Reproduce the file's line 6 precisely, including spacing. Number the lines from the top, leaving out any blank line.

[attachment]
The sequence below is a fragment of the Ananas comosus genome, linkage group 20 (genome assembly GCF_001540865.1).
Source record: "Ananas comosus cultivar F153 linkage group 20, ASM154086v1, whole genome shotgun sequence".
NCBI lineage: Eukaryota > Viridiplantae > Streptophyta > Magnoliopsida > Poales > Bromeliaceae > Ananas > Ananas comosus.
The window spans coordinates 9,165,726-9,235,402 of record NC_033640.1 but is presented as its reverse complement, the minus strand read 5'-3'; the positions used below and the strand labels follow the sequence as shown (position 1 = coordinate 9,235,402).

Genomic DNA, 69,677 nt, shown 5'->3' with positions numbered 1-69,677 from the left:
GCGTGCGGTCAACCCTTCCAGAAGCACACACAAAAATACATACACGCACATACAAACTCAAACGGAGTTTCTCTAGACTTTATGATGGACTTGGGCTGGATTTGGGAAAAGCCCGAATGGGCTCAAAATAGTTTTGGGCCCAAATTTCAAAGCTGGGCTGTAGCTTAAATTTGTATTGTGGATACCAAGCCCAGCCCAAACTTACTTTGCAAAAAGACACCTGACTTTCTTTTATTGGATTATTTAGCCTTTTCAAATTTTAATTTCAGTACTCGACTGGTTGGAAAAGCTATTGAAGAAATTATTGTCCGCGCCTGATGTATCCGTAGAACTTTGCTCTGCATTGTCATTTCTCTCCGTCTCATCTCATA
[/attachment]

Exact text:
GCGTGCGGTCAACCCTTCCAGAAGCACACACAAAAATACATACACGCACATACAAACTCAAACGGAGTTTCTCTAGACTTTATGATGGACTTGGGCTGGATTTGGGAAAAGCCCGAATGGGCTCAAAATAGTTTTGGGCCCAAATTTCAAAGCTGGGCTGTAGCTTAAATTTGTATTGTGGATACCAAGCCCAGCCCAAACTTACTTTGCAAAAAGACACCTGACTTTCTTTTATTGGATTATTTAGCCTTTTCAAATTTTAATTTCAGTACTCGACTGGTTGGAAAAGCTATTGAAGAAATTATTGTCCGCGCCTGATGTATCCGTAGAACTTTGCTCTGCATTGTCATTTCTCTCCGTCTCATCTCATA